A visibly emotional Theresa May announced her resignation on Friday morning as the United Kingdom’s prime minister, announcing that she will be departing 10 Downing Street without accomplishing her main goal of bringing the UK out of the European Union.
May has attempted several times to pass a Brexit plan in the halls of the Westminster parliament but to no avail, even when she promised she would resign in exchange for the signature legislation and offered compromises that even many in her own party would not support.
The prime minister’s departure triggers a leadership contest within her Conservative Party, a campaign that has been highly speculated about from the sidelines for weeks now. May will remain as PM while her political critics run to replace her.
A new leader will likely want a more decisive split which could cause a confrontation with the EU in Brussels and trigger a national election. A movement led by progressives in the Labour Party look to hold a second referendum and avoid leaving the world’s largest economic bloc.
“I do so with no ill will but with enormous and enduring gratitude to have had the opportunity to serve the country I love,” said May at a podium in front of the building she has occupied since being elected in 2016 amid the post-Brexit referendum political chaos.
“It is, and will always remain, a matter of deep regret to me that I have not been able to deliver Brexit,” the prime minister added in her six minute speech, adding that “if you give people a choice, you have a duty to implement what they decide.”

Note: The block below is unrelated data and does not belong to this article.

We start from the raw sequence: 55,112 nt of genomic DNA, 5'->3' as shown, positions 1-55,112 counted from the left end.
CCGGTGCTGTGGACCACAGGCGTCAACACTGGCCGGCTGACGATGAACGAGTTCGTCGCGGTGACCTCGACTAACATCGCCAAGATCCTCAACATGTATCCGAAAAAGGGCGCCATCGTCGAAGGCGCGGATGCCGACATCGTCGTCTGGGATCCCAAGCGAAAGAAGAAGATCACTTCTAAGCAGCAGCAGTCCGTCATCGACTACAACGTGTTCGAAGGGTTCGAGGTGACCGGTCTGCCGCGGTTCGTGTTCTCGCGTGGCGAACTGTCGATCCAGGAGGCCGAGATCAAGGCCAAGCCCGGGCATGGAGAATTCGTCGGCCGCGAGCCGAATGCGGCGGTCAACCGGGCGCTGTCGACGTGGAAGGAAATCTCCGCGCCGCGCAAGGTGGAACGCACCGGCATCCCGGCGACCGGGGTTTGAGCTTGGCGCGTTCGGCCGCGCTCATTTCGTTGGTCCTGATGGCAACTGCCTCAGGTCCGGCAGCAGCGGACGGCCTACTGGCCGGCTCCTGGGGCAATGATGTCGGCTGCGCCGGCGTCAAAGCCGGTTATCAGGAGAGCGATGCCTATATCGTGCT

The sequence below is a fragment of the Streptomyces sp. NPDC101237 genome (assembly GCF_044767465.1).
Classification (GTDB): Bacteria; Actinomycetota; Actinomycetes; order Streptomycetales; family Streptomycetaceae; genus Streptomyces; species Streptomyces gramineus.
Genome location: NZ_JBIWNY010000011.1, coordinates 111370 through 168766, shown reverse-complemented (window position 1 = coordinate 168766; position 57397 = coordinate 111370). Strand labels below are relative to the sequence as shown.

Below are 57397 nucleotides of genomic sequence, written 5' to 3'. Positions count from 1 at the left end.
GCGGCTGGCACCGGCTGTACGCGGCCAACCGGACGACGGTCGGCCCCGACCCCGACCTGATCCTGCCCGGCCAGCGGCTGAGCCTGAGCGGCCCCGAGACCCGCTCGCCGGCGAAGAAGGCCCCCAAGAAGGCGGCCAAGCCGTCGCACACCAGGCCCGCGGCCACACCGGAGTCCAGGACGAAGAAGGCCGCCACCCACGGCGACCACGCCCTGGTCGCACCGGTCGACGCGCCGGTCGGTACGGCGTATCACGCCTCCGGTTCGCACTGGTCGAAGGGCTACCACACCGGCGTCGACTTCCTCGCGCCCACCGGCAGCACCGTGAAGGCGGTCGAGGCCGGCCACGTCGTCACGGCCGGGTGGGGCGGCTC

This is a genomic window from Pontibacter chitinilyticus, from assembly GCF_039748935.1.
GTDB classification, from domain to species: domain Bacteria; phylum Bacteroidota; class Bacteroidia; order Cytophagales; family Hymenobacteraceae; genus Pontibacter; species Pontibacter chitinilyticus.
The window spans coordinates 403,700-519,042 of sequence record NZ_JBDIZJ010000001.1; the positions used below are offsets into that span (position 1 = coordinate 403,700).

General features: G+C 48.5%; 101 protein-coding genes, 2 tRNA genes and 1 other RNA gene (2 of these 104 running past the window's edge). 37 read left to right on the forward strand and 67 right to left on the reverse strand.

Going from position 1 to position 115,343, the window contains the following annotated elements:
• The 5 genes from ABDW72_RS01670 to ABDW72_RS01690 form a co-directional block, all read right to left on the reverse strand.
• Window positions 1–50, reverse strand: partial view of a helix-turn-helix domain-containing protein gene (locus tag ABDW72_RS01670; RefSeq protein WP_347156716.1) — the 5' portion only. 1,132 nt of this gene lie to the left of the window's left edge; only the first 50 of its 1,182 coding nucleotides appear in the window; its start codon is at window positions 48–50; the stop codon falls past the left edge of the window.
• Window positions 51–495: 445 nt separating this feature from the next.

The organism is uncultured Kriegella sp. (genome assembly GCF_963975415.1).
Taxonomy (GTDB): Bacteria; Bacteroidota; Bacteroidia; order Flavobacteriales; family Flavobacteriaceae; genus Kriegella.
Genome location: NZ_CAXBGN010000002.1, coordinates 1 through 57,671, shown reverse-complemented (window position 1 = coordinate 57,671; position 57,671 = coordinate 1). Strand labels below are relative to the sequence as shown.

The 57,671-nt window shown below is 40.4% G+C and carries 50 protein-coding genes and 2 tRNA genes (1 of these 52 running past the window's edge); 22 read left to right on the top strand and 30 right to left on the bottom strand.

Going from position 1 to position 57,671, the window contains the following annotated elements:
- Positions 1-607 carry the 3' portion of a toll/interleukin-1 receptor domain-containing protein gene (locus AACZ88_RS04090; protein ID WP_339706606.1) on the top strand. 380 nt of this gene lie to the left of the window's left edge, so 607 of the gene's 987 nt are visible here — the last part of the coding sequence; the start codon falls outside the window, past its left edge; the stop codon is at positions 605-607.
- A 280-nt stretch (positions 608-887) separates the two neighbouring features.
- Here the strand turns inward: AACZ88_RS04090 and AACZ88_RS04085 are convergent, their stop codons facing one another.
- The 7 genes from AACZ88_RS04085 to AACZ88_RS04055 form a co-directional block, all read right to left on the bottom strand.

Official Opposition and Labour Party leader Jeremy Corbyn was quick to say that the new Conservative prime minister should hold an election to “decide our country’s future”. Should Labour win, it is likely that there would be a second referendum.
“Theresa May is right to resign. She’s now accepted what the country’s known for months: she can’t govern, and nor can her divided and disintegrating party,” Corbyn wrote on Twitter.
May’s premiership had been under serious strain since earlier this year when her government missed a critical March deadline for the UK’s departure from the EU. London had asked for an extension that the bloc granted until the end of October.
Boris Johnson, Esther McVey and Rory Stewart have all marked their intentions to run for the party leadership, according to local reporting, and the BBC reports that over a dozen other individuals are potentially entering the race.
The prime minister’s last-ditch Brexit plan as a deadline fast approached for departing the EU included several concessions that were aimed at gaining cross-party support in the House of Commons, including the possibility of a second referendum, but it did not have enough support.
It was a first referendum in 2016 that saw citizens across the United Kingdom cast just over 50 per cent of ballots in favour of leaving the European bloc. May initially maintained she wanted to honour the results of that first vote.
The Conservative parliamentary leader Andrea Leadsom quit her role on Wednesday because she believed the government would not longer “deliver” on the 2016 result.
Then, May met with two of her top cabinet ministers on Thursday. The home and foreign secretaries Sajid Javid and Jeremy Hunt both expressed concerns about her latest withdrawal legislation.
Saying that she had done “everything I can” to get House agreement enough to pass an agreement, May said it is in the “best interests” of the country for a new prime minister to find a way forward on the file.
“Such a consensus can only be reached if those on all sides of the debate are willing to compromise,” May added, emphasizing that any successor’s effort pass a leave bill would need to build bridges with members of parliament to get anything passed.
“I will shortly leave the job that it has been the honour of my life to hold,” May said as she concluded her resignation announcement, saying that she is the second PM “but certainly not the last.”
“I do so with no ill will, but with enormous and enduring gratitude to have had the opportunity to serve the country I love.”